Plenty to Hear in Orbit
Percussion brings this into being. The track gradually builds out from there with a healthy helping of space music on the menu. This is a fairly sedate number, but it's also exploratory and a little dangerous. It's very freeform and could be called "strange." I'd also consider it quite cool, though. They really take this through some unusual soundscapes as it continues. There is some really freaky stuff built into this thing at times.
Each to Their Own Devices
Another trippy kind of freeform piece, this is quite experimental. It has a lot of electronic textures and really creates some freaky fusion. It isn't a huge change from the rest on this disc, but it's tasty.
Procyon B
There are some moments on this that feel a bit funky, but in a real trippy kind of way. It's another classy fusion jam that really covers a lot of territory. The percussive elements are intriguing along this ride. Banks puts in some decidedly expressive guitar soloing after the eight-minute mark on this thing.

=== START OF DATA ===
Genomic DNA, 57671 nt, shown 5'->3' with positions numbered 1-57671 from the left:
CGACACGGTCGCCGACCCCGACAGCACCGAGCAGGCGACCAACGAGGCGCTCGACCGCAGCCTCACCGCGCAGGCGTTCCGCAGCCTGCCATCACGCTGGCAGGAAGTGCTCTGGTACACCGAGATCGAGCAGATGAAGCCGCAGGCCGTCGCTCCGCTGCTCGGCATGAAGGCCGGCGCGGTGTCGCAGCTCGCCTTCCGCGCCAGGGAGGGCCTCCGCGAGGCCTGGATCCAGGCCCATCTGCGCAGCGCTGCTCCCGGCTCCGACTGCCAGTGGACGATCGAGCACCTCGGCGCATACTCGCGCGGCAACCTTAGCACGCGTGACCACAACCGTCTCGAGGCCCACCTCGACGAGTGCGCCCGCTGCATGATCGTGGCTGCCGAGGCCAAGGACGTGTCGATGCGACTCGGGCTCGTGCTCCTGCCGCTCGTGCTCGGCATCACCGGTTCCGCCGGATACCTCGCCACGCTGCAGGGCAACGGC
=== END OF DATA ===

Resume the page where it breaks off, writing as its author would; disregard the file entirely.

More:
Disc 3:Trying
No Harm

The sound of waves coming gently ashore begins this. The track rises up slowly and tentatively from there with a mellow fusion vibe. As this piece continues to develop it takes on definite Grateful Dead like textures. Parts of the later jamming feel a lot like early Pink Floyd, too. This is the intersection of fusion, psychedelia and space rock.

After You
This feels almost like it comes out of the previous cut. Spacey, psychedelic trippiness is on display as it gradually builds. It becomes quite a cool jam that has plenty of fusion along with space rock elements at its core. It even drifts toward some blues rock stuff further down the road. It eventually drops back down to segue toward the next piece.
Mind the Doors
The sounds of waves bring this into being. The music starts to fade upward with a rocking jam already underway. This drives with a killer fast paced jam that's a powerhouse. It eventually gets a lot trippier and more freeform before an abrupt turn ends it.